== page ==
|< Day Day Up >|
Finely tune X to get the most out of your video hardware, and work around hardware detection mistakes .
Knoppix detects video card and monitor settings pretty well. If it can't detect any better settings, it tries to at least set up a generic environment for X. Even with its excellent hardware detection, sometimes Knoppix is unable to detect everything it needs to set up X the way you would like. If X won't start up correctly or at all, you might be able to get things working with the variety of cheat codes Knoppix provides for X:
1.7.1 Tweak the Monitor Settings
Knoppix attempts to automatically detect the highest resolution at the highest color depth your computer supports, and starts X at that resolution and depth. For some computers, these maximum settings might be hard on the eyes: screen flicker may occur when refresh rates are too low or tiny icons may occur when a resolution is too high. In these circumstances, you can usually fix the problem by using a few cheat codes to change your X server settings.
The screen cheat code lets you specify exactly at which resolution to run X. For instance, if your 15-inch monitor can support 1024 768, but 800 600 is more comfortable on your eyes, at the boot : prompt enter:
Similarly, the depth cheat code lets you configure how many bits per pixel for X to use to display color (for instance, the cheat code depth= 16 starts X with support for 65,536 colors). Set depth to 24, 16, 15, or 8 (256 colors). Use this cheat code when you want to use high resolutions with high refresh rates, but your video card can display them only at lower color depths.
If Knoppix can't automatically detect the appropriate horizontal and vertical refresh rates for your monitor, it might cause X to start up at a much lower resolution and refresh rate than your monitor is capable of. Alternatively, X might try to display the highest resolution possible, leaving you with screen flicker from the low refresh rate. In either case, you can force Knoppix to try X at a vertical and horizontal refresh rate of your choice with the xvrefresh and xhrefresh cheat codes. The documentation that came with your monitor should list in the technical specifications what range of vertical and horizontal refresh rates it supports. If you don't have your monitor documentation, you can usually find technical specifications by searching for your monitor's model number on the Internet. Also, some monitors actually list the horizontal and vertical refresh rates on a label on the back. Once you have a list of valid refresh rates your monitor supports, you can experiment with different values in the range until you find the optimal resolution, color depth, and vertical and horizontal refresh rates for your computer.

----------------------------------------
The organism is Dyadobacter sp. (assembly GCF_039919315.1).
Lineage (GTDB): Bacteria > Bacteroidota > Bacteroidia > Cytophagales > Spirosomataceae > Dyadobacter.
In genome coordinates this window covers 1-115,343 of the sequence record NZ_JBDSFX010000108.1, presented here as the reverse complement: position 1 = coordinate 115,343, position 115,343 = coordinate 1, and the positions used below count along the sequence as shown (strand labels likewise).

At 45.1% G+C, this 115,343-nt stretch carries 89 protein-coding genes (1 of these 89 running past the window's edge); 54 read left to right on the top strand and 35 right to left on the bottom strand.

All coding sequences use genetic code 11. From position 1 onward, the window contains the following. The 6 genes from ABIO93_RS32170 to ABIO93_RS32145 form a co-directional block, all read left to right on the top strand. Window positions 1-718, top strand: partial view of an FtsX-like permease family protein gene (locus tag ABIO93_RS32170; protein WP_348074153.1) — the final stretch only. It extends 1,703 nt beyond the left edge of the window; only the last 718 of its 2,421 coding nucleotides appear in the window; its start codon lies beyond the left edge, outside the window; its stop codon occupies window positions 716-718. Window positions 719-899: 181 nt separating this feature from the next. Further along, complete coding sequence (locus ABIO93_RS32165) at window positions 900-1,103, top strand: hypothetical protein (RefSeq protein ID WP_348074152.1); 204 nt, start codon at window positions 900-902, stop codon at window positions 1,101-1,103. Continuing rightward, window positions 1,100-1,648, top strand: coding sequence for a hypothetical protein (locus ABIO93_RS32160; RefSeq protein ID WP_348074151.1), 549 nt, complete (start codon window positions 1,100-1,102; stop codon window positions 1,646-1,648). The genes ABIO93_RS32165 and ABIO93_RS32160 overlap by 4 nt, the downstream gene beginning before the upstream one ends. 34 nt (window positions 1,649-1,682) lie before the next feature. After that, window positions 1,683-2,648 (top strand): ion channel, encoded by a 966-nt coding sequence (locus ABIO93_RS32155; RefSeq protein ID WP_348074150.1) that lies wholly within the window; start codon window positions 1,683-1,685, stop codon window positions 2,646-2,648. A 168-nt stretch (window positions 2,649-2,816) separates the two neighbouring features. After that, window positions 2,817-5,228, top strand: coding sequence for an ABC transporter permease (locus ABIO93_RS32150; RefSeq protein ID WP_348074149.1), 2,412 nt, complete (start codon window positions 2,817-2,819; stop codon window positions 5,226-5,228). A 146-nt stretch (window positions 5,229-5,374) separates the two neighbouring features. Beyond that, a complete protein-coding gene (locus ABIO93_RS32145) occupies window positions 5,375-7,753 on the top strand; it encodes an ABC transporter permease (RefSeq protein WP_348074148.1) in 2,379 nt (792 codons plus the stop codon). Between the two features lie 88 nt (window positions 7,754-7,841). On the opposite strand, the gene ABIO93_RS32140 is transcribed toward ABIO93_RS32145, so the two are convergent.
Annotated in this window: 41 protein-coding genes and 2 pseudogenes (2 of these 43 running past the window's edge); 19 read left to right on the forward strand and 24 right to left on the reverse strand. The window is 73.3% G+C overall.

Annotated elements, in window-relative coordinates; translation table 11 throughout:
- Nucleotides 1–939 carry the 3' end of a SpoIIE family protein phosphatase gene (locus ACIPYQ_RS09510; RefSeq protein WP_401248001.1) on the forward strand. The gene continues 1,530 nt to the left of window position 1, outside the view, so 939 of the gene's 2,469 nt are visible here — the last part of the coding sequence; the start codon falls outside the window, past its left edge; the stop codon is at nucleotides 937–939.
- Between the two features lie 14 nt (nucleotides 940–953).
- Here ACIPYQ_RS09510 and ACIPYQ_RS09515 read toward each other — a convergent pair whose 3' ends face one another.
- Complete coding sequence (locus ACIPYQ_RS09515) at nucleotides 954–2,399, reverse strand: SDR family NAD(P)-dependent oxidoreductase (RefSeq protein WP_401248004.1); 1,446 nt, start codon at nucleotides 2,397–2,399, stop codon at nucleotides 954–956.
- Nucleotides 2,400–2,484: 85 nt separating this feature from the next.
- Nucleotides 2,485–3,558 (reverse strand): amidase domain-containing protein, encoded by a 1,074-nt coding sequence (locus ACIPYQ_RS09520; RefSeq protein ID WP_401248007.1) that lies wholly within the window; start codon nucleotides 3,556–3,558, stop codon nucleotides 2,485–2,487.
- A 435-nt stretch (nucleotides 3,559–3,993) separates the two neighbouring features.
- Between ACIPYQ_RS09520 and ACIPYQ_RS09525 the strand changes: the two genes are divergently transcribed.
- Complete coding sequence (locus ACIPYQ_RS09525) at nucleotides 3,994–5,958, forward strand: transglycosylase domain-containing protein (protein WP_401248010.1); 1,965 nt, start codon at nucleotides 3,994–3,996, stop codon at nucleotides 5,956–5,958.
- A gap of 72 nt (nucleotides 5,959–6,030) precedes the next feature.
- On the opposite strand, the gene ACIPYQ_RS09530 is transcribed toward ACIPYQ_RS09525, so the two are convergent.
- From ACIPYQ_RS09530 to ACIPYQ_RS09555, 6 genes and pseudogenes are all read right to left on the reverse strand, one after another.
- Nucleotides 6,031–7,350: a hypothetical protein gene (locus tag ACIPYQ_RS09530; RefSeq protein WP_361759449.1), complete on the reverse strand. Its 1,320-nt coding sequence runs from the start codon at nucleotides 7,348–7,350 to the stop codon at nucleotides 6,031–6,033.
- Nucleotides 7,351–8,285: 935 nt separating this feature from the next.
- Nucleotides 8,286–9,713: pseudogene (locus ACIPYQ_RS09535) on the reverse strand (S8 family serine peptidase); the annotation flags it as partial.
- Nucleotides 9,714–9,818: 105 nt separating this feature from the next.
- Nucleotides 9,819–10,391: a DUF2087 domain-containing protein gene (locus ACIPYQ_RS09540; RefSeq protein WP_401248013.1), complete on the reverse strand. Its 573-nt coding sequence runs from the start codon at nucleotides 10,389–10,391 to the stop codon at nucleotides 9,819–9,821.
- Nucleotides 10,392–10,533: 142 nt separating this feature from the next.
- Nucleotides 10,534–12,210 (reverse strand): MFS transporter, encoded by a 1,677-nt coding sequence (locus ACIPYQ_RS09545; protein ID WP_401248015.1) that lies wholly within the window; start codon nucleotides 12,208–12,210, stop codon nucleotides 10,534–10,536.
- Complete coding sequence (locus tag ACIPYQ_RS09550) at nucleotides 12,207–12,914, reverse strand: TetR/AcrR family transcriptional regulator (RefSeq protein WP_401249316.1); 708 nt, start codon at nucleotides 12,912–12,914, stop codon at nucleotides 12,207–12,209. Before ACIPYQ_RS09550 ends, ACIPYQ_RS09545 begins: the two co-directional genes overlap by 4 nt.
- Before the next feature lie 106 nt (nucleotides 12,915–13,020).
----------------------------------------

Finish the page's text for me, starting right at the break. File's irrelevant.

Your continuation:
1.7.2 Video Card Cheats
Knoppix may not always detect the exact video card that is installed in your system. If you have two different video cards installed, it might detect one while you want to use the other, or you may have a cutting-edge video card that isn't yet supported fully in X. Whatever the problem is, you can tell Knoppix which video card module to try by using the xserver and xmodule cheat codes.
The xserver cheat code specifies video card settings to use for the XFree86 Version 3 server, while xmodule specifies video card settings for the XFree86 Version 4 server. To determine which module your video card uses, visit the driver status page on the XFree86 Project site. For instance, to check the driver status for an ATI card on X 4.3, go to http://www.xfree86.org/4.3.0/Status.html and click on ATI to see a list of modules for each chipset.